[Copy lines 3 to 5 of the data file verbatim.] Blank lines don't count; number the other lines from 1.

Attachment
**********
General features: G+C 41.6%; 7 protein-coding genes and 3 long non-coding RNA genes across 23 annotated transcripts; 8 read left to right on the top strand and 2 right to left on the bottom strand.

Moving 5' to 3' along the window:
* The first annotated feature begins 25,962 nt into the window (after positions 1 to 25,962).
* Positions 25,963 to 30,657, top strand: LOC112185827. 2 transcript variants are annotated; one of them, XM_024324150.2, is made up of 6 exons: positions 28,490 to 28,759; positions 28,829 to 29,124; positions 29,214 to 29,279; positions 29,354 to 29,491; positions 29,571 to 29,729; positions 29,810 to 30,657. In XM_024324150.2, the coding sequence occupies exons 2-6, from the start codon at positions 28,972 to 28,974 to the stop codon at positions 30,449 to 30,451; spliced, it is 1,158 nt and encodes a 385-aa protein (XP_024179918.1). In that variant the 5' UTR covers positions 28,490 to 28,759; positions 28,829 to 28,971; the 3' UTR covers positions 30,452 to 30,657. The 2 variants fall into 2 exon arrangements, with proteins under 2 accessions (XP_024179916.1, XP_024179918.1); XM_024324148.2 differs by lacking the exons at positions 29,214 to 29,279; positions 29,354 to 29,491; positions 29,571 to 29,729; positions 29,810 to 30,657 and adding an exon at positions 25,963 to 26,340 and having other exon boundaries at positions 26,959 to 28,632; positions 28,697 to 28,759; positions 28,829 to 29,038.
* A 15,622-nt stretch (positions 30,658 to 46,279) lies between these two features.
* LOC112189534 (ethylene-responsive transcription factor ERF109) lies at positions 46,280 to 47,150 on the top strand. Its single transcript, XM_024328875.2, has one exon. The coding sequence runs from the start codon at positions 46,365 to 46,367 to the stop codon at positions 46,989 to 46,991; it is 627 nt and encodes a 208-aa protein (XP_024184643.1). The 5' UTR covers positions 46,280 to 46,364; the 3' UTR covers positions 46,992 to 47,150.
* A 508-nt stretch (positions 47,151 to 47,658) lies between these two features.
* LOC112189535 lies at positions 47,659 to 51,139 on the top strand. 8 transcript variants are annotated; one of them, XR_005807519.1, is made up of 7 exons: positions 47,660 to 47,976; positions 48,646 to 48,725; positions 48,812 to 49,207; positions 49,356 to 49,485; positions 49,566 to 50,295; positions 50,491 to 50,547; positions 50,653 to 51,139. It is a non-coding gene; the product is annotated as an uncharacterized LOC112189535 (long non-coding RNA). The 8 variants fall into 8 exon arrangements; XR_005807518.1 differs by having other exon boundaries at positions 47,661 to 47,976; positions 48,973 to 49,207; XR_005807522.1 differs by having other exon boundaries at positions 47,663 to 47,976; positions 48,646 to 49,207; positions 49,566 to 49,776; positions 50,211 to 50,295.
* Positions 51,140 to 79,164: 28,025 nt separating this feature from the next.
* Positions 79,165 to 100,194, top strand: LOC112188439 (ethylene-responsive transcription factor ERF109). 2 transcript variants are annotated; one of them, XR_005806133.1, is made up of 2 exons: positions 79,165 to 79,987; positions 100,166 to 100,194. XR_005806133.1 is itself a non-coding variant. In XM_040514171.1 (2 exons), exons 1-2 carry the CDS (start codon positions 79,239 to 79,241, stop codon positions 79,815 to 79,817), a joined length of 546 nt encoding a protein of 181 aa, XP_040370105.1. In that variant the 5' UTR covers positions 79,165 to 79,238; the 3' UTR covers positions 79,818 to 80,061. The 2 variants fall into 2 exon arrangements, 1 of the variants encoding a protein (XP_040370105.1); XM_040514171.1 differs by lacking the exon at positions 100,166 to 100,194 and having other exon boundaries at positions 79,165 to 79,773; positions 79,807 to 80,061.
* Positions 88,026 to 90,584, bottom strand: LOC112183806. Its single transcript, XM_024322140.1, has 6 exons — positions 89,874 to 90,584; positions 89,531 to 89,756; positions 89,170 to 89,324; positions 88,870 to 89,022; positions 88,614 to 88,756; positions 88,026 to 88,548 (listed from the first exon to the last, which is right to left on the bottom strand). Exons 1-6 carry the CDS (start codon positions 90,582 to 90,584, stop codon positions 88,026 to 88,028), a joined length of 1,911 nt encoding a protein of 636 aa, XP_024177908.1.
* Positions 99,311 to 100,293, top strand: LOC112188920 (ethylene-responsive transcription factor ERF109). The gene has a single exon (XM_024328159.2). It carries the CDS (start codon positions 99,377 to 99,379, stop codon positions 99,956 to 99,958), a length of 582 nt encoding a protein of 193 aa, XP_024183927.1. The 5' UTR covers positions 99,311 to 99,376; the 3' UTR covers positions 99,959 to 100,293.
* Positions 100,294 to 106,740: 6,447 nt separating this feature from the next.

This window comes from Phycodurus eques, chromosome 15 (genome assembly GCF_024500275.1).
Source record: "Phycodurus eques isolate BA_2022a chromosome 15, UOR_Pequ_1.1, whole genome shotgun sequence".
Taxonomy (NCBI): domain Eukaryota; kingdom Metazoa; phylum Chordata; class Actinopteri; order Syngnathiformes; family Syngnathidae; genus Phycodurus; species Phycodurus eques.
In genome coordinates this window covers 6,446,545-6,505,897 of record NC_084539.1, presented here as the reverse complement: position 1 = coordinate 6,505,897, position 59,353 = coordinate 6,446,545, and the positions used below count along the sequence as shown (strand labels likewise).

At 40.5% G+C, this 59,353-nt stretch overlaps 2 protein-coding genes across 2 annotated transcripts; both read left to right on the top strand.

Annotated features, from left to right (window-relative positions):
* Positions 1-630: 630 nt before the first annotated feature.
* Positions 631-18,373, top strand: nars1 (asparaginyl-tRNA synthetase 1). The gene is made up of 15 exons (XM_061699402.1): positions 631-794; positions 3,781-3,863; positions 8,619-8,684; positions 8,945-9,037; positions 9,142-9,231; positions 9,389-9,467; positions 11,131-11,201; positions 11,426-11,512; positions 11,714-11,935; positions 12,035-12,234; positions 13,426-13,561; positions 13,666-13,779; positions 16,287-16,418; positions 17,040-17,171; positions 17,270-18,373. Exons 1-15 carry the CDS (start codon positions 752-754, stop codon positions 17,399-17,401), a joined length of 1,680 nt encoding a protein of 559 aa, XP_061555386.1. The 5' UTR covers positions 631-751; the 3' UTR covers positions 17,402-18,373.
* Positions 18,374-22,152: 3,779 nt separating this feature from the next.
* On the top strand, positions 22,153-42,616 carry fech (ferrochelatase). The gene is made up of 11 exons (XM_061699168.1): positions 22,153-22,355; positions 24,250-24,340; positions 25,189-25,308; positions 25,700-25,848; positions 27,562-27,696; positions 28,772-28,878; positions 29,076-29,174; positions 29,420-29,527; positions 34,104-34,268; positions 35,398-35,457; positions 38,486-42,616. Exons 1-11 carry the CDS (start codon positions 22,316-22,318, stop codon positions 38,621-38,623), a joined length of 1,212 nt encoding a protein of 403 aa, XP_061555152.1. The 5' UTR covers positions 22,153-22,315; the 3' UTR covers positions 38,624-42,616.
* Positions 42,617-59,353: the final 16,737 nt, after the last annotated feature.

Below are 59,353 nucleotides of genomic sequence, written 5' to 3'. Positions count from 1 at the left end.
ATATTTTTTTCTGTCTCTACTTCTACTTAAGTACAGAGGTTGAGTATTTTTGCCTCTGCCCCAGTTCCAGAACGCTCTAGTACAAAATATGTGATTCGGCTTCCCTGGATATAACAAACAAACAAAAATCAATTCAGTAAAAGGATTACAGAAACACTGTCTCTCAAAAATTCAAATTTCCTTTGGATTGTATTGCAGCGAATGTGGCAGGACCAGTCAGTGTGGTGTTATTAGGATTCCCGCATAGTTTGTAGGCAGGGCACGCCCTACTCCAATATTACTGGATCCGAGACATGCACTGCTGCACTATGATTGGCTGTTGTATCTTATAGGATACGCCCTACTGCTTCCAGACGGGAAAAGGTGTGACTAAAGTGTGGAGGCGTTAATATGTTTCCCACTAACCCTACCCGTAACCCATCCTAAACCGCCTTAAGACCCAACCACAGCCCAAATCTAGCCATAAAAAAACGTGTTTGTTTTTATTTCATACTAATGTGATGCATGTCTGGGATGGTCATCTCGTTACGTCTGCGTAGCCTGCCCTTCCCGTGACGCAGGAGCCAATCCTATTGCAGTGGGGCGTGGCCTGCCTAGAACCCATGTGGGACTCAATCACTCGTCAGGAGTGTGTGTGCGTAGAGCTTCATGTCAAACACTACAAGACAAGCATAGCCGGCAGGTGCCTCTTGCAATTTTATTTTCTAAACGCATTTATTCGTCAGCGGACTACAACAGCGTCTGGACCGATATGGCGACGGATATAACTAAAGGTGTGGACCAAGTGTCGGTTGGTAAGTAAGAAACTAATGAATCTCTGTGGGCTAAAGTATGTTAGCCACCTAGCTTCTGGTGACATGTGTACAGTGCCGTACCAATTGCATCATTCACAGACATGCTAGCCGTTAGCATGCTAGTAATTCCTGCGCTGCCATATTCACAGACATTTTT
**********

* The first annotated feature begins 25,962 nt into the window (after positions 1 to 25,962).
* Positions 25,963 to 30,657, top strand: LOC112185827. 2 transcript variants are annotated; one of them, XM_024324150.2, is made up of 6 exons: positions 28,490 to 28,759; positions 28,829 to 29,124; positions 29,214 to 29,279; positions 29,354 to 29,491; positions 29,571 to 29,729; positions 29,810 to 30,657. In XM_024324150.2, the coding sequence occupies exons 2-6, from the start codon at positions 28,972 to 28,974 to the stop codon at positions 30,449 to 30,451; spliced, it is 1,158 nt and encodes a 385-aa protein (XP_024179918.1). In that variant the 5' UTR covers positions 28,490 to 28,759; positions 28,829 to 28,971; the 3' UTR covers positions 30,452 to 30,657. The 2 variants fall into 2 exon arrangements, with proteins under 2 accessions (XP_024179916.1, XP_024179918.1); XM_024324148.2 differs by lacking the exons at positions 29,214 to 29,279; positions 29,354 to 29,491; positions 29,571 to 29,729; positions 29,810 to 30,657 and adding an exon at positions 25,963 to 26,340 and having other exon boundaries at positions 26,959 to 28,632; positions 28,697 to 28,759; positions 28,829 to 29,038.
* A 15,622-nt stretch (positions 30,658 to 46,279) lies between these two features.